Over the past 12 months, new processes have been developed to comply with stepped-up regulatory demands. An important part of that response has been data-governance programs, which put processes in place to ensure the consistent definition, quality, security, usage and management of data. Fifty-nine percent of 220 companies responding to a recent Ventana Research survey say they have deployed a data-governance program.
Establishing proper data-governance practices isn't easy. Responsibility for data is not just IT's job; business units must define and manage the context of these assets. This shared role complicates matters as business and IT almost always have trouble agreeing on user requirements and technology choices; it won't be any easier to reach a consensus on data management.
Most organizations allow manual data manipulation. As a result, inconsistent data across departments and inaccuracies in reports at various levels are common. Data variability is exacerbated when organizations haven't established companywide business definitions and rules. Incremental investments in technology for master data or metadata management, data quality, usage auditing and integration only add to the patchwork systems and the problem of inconsistent data.
Thousands of organizations have endured reviews over the past two years under the Sarbanes-Oxley Act, the Health Insurance Portability and Accountability Act and other mandates. To compile regulatory and management reports for these reviews, individuals extended productivity tools — particularly spreadsheets — far beyond their purposes, essentially creating custom-built data repositories of uneven quality and subject to minimal auditing and security. I'm not talking about just a handful of business analysts or about data used only for specific, one-time purposes. I'm talking about widespread use of such tools by hundreds or even thousands of people within organizations and within thousands of corporations. Many of these repositories are still in use, though they weren't checked initially and haven't been validated to reflect subsequent business changes.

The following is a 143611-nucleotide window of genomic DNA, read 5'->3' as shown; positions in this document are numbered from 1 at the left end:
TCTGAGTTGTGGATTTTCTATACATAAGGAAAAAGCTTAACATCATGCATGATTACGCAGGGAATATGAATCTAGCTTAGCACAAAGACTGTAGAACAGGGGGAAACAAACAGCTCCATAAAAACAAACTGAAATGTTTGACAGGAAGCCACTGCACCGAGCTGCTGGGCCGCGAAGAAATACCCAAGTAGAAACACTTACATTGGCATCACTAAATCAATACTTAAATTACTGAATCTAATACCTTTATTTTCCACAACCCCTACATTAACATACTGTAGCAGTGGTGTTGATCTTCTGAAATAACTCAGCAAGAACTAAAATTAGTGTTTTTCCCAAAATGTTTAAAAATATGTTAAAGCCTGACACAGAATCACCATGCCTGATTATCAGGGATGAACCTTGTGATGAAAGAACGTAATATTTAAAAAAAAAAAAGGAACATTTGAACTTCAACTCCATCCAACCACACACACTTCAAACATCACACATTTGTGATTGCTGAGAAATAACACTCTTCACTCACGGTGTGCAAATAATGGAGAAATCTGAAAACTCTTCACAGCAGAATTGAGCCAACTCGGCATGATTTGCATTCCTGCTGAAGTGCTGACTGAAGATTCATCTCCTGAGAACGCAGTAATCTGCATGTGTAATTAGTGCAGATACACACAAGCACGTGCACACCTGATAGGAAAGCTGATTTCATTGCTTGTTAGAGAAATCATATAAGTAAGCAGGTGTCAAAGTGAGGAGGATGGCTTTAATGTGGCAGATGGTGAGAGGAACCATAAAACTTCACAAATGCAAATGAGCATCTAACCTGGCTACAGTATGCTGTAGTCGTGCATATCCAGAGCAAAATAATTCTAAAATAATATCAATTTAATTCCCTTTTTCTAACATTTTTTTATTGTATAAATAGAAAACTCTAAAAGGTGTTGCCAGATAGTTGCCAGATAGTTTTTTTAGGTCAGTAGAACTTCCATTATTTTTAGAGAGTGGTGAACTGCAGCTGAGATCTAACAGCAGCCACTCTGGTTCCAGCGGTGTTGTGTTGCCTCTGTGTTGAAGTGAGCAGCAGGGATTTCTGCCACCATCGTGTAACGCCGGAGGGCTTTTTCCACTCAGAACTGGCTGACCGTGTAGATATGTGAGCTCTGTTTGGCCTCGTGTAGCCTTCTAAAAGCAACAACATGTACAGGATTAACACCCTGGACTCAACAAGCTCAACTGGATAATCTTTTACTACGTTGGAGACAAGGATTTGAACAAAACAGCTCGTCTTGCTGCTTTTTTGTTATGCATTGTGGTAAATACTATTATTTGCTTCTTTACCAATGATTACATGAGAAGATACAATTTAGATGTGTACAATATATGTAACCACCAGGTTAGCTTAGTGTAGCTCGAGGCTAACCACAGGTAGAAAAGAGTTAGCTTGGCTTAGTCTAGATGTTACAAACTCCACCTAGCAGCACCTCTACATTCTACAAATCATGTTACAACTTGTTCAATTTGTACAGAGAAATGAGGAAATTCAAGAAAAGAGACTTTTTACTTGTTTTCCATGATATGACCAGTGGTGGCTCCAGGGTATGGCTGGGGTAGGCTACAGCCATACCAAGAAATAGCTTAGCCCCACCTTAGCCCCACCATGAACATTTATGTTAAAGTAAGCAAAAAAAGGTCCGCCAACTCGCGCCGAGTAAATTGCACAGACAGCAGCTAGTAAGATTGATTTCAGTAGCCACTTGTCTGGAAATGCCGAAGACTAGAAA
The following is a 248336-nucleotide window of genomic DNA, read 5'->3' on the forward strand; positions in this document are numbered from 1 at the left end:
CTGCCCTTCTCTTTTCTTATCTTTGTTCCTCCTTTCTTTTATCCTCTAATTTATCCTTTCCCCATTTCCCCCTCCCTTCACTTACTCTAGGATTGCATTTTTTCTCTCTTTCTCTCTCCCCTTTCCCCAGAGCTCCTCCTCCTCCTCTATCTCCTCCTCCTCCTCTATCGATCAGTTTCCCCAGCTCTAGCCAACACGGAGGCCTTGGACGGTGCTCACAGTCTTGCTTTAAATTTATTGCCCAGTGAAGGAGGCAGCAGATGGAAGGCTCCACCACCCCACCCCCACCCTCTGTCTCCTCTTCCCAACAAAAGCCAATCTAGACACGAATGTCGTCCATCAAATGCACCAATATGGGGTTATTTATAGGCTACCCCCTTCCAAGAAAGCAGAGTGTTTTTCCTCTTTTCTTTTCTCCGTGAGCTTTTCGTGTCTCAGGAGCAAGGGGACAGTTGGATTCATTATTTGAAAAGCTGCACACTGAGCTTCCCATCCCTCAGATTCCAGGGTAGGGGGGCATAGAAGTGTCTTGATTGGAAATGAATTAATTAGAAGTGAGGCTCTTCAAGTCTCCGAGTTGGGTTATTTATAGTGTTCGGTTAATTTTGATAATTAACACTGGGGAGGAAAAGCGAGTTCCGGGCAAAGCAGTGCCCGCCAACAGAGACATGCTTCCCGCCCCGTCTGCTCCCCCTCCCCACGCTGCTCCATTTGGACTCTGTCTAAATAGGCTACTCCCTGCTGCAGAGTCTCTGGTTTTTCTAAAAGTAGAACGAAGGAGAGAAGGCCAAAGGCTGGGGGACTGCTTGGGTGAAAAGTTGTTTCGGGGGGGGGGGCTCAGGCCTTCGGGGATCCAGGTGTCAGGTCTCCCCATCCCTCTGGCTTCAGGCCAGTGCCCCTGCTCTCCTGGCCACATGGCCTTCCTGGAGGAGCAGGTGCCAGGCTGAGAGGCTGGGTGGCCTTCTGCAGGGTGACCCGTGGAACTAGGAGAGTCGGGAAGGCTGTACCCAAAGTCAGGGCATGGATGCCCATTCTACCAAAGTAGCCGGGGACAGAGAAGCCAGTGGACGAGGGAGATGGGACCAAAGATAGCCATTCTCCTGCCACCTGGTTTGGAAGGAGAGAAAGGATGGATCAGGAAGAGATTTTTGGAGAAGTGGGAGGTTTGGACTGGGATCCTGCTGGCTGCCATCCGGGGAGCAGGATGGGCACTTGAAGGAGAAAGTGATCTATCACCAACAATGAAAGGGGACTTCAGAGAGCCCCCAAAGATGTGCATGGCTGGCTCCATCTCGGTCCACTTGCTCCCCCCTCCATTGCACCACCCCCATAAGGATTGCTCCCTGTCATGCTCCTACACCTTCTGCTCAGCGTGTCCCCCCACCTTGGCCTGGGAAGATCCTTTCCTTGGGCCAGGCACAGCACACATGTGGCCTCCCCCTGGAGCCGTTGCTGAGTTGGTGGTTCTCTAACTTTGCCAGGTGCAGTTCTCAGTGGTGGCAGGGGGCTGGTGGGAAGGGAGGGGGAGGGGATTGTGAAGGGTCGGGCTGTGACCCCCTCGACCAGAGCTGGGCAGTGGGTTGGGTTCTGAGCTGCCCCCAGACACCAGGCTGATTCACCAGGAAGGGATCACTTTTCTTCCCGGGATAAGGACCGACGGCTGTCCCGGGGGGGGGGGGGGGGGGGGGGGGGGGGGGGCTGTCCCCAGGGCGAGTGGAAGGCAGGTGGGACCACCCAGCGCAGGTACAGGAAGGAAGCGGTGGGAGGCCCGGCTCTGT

Like any other management program, data governance needs a strategy and well-defined processes. Begin by creating a team to document the information lifecycle, from data creation to consumption. The team should identify information technologies in use and, more important, activities involving human interaction with data, including reviewing, copying, manipulating and sharing. Later, managing the process of data integration will require an investment in master data management (MDM) technologies or techniques that can maintain common definitions and contexts of data.
These steps are crucial; without them, companies are dangerously exposed. Yet our survey reveals that only 26 percent of 220 companies include MDM in their data governance initiatives.
A number of vendors, among them I2 and SAP, have made advances in MDM for their applications. In the data management and middleware arena, MDM offerings have emerged from Hyperion, IBM, Kalido and Tibco, and in the customer-focused area from Purisma and Siperian.
In the excitement around MDM, executives who want to improve data management are trying to compare products, but that's difficult because these vendors approach MDM differently. In practice, a large organization must draw on multiple technologies to construct an enterprise MDM approach. And tools such as Teleran's application usage management software will be needed to secure and audit the MDM initiative.
To take control of your data, learn about successful data-governance processes and best practices. Ensure that your MDM strategy encompasses all of your company's needs, including the often-overlooked data usage, data security and data quality concerns. Identify and eliminate instances where poorly documented and unaudited spreadsheets are used in decision making.
Every organization will need companywide data definitions, a central repository for key business data, and mechanisms to keep the data accurate, consistent and integrated across the enterprise. You'll sleep better when data governance, built on an MDM foundation, replaces data anarchy.
Mark Smith is CEO and Senior Vice President of Research at Ventana Research. Write to him at [email protected].